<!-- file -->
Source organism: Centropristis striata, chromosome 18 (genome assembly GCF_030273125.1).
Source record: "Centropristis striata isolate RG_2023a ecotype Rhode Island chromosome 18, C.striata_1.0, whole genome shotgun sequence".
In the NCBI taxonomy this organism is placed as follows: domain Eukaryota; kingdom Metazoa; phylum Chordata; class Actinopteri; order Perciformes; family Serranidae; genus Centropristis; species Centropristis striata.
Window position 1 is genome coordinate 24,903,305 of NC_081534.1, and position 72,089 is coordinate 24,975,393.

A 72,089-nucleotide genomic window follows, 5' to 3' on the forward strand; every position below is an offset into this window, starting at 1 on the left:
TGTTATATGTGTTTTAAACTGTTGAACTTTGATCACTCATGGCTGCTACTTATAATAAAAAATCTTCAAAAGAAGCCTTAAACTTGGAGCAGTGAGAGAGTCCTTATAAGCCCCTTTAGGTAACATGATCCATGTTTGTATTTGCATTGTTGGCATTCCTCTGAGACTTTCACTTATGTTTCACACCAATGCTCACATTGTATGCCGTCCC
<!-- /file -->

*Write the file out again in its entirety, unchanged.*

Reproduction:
Source organism: Centropristis striata, chromosome 18 (genome assembly GCF_030273125.1).
Source record: "Centropristis striata isolate RG_2023a ecotype Rhode Island chromosome 18, C.striata_1.0, whole genome shotgun sequence".
In the NCBI taxonomy this organism is placed as follows: domain Eukaryota; kingdom Metazoa; phylum Chordata; class Actinopteri; order Perciformes; family Serranidae; genus Centropristis; species Centropristis striata.
Window position 1 is genome coordinate 24,903,305 of NC_081534.1, and position 72,089 is coordinate 24,975,393.

A 72,089-nucleotide genomic window follows, 5' to 3' on the forward strand; every position below is an offset into this window, starting at 1 on the left:
TGTTATATGTGTTTTAAACTGTTGAACTTTGATCACTCATGGCTGCTACTTATAATAAAAAATCTTCAAAAGAAGCCTTAAACTTGGAGCAGTGAGAGAGTCCTTATAAGCCCCTTTAGGTAACATGATCCATGTTTGTATTTGCATTGTTGGCATTCCTCTGAGACTTTCACTTATGTTTCACACCAATGCTCACATTGTATGCCGTCCC